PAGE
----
People can’t get enough of Sherlock Holmes. From Robert Downey Jr.’s wild franchise to television’s “Elementary” and “Sherlock,” Sir Arthur Conan Doyle’s famous sleuth has found rambunctious new life in the internet age.
He’s been dressed and redressed as an action hero, a tattooed addict and a mop topped Benedict Cumberbatch in the last six years alone. It seemed as if the character had been stretched to its creative limits. What more could be done with the world’s greatest detective? “Mr. Holmes” provides a beautifully pensive answer.
This Sherlock (Ian McKellen) is no longer the pipe-puffing icon of yesteryear. He’s a craggy 93-year-old man. He has difficulty caring for himself, he takes unplanned naps and he spends his days grimacing at the housekeeper (Laura Linney) and her son (Milo Parker). That is, until an old spark is ignited in Holmes’ spirit, triggering a fight against his diminishing memory in order to solve a failed final case. Moriarty is long gone in this battle, replaced by a foe far more threatening: Mortality.
There’s an undeniable sadness in watching the ultimate mind struggle against his own mental deficiencies. It’s like seeing a bird attempting to fly with broken wings. But where this investigation may not provide the intellectual punch of other incarnations, “Mr. Holmes” makes up for it in sheer emotional power. Director Bill Condon makes each little discovery a cause for celebration here and never before has the antisocial Sherlock pulled so much empathy from the viewer — he’s simultaneously inspiring, brilliant and heart breaking. The director also has some fun with Holmes’ pop culture status and playfully debunks the myth from the man; even going as far as to have the elder statesman attend a cheesy ’40s flick based on Watson’s “embellished” stories. In balancing the humorous with the dramatic, the film never finds itself leaning too heavily on one mood.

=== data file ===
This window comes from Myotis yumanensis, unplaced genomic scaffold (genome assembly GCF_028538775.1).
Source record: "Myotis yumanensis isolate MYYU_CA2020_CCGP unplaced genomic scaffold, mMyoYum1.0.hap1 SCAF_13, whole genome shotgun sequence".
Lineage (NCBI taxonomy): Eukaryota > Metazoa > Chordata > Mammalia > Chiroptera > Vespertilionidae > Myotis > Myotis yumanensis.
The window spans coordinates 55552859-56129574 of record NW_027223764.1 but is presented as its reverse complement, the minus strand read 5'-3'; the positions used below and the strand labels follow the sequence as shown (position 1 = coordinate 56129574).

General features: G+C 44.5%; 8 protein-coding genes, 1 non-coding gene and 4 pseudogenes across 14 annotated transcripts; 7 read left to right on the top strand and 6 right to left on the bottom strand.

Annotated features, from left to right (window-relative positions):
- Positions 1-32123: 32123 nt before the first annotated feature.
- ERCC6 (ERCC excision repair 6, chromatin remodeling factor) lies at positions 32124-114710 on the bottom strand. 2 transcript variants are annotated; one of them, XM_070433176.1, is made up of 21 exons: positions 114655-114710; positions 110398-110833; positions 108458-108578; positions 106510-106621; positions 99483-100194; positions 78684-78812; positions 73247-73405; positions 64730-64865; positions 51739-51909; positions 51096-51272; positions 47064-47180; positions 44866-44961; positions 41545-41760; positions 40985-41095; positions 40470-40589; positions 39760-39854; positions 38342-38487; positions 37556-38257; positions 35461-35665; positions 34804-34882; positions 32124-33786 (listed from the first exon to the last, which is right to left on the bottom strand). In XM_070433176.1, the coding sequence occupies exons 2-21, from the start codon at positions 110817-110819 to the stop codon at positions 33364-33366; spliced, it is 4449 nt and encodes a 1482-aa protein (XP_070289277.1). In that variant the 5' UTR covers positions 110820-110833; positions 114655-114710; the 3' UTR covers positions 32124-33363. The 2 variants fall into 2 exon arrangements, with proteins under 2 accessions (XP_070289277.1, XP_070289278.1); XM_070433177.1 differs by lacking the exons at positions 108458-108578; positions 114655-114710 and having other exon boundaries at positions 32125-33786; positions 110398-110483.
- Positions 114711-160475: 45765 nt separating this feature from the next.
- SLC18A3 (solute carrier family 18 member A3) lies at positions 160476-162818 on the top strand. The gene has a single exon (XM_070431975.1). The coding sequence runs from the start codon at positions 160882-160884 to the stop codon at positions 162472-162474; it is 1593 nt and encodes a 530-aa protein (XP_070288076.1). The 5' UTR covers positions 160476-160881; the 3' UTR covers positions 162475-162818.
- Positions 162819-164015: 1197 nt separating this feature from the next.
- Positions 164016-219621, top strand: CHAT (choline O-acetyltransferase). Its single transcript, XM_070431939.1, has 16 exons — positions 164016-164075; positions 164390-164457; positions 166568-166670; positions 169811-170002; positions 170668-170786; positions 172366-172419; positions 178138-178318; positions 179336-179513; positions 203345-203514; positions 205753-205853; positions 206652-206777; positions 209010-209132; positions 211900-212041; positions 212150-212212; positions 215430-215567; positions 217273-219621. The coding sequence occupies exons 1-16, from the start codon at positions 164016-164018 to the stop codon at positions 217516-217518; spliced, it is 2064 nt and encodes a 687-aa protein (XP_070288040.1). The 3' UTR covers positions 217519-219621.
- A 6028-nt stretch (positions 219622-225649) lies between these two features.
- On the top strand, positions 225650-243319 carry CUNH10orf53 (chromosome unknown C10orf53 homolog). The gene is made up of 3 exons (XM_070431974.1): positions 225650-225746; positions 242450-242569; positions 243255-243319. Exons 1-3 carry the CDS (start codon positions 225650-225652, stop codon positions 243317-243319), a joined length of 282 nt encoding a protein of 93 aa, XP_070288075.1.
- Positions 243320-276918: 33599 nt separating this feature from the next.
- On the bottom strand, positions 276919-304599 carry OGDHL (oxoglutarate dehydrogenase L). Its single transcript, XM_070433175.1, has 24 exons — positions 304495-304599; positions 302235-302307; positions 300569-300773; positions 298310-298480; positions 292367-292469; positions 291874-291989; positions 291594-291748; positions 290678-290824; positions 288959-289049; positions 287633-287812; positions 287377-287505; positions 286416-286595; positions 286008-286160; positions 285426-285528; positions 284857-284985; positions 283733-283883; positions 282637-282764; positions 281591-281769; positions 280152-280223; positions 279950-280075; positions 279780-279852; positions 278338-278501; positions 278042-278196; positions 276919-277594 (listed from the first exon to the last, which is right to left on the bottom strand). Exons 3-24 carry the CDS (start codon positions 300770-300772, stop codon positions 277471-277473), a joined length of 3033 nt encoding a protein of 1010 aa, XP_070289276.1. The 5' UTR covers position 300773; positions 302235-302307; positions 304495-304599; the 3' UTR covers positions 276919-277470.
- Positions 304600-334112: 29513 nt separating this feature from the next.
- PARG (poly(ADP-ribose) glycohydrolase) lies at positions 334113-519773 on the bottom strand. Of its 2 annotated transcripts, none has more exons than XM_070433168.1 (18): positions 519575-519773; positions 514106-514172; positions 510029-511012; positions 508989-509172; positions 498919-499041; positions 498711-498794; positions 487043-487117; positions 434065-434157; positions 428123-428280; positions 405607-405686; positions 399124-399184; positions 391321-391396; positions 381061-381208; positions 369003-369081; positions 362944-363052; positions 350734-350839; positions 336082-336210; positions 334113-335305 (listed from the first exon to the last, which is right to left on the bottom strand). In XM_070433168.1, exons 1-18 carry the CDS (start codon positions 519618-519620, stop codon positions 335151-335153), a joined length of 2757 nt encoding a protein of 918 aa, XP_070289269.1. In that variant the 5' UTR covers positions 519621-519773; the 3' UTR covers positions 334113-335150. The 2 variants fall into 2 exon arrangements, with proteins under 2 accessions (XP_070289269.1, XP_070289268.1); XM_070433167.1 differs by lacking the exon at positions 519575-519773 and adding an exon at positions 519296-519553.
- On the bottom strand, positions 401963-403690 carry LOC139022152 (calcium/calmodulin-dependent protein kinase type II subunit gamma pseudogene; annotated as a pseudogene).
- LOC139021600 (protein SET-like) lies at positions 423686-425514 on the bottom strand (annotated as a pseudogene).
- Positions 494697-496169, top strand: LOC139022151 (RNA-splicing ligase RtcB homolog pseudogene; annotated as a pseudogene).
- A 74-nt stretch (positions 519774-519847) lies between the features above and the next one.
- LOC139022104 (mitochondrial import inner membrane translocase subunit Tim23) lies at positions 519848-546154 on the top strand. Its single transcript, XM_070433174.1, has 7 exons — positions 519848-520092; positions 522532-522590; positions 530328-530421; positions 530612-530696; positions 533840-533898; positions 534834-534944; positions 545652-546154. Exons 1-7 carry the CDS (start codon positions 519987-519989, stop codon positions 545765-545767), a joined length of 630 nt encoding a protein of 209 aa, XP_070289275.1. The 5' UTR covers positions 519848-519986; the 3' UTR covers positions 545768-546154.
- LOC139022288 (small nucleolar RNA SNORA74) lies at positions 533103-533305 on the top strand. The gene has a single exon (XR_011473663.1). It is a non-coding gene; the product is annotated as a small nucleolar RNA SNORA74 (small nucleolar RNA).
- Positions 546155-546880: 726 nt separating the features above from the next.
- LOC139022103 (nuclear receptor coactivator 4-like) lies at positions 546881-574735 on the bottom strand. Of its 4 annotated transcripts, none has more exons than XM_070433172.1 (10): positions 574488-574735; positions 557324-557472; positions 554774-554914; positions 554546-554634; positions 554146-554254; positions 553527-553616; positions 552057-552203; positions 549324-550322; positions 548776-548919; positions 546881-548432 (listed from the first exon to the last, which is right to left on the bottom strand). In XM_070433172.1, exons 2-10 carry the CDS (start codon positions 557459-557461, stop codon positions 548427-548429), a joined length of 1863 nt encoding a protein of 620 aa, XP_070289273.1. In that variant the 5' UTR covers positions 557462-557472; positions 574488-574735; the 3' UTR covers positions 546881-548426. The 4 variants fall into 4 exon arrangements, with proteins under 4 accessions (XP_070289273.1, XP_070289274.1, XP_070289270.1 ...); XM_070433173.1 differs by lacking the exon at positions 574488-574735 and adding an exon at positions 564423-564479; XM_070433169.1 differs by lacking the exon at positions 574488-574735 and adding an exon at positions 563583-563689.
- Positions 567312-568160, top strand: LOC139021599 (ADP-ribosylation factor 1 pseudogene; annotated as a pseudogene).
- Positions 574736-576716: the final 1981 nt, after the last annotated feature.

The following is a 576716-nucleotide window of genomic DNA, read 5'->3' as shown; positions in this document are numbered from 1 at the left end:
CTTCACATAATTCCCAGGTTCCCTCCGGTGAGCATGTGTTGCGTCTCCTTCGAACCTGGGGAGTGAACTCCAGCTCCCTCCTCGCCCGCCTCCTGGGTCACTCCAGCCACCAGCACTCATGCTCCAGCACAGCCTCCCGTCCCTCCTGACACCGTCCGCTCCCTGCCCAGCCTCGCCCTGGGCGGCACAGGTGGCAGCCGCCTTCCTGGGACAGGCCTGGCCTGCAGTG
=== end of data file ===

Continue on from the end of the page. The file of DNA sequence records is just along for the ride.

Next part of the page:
As Holmes, 76-year-old Ian McKellen is a revelation. Sure he’s been Magneto and Gandalf, but you’ll be hard pressed to argue he’s ever given a better performance than this. Each grunt and glazed over stare of sadness is absolutely hypnotic, and by the time the broken detective admits that “he can’t solve everything,” it’s going to tough to hold back the emotions. Rarely has an actor’s face been such a potent source of inspiration, but here, it’s used to haunting effect. Unless the second half of the year is riddled with amazing performances, McKellen’s redefining role is going to nab him an Oscar nomination. He was that good.
With regards to the mystery, it’s not really a spoiler to reveal that Holmes solves the case. After all, he’s Sherlock Holmes — that’s what he does. The thing that makes this solution (and the whole film) stand out, however, is that he also solves something about himself. Now that is something I won’t spoil. “Mr. Holmes” is the first time we get more on the man than the mystery; but at the end of the day, isn’t that what we’ve come to see?
(Editor’s Note: Danilo Castro is a resident of Oro Valley and writer for the Film Noir Archive blog at www.filmnoirarchive.com)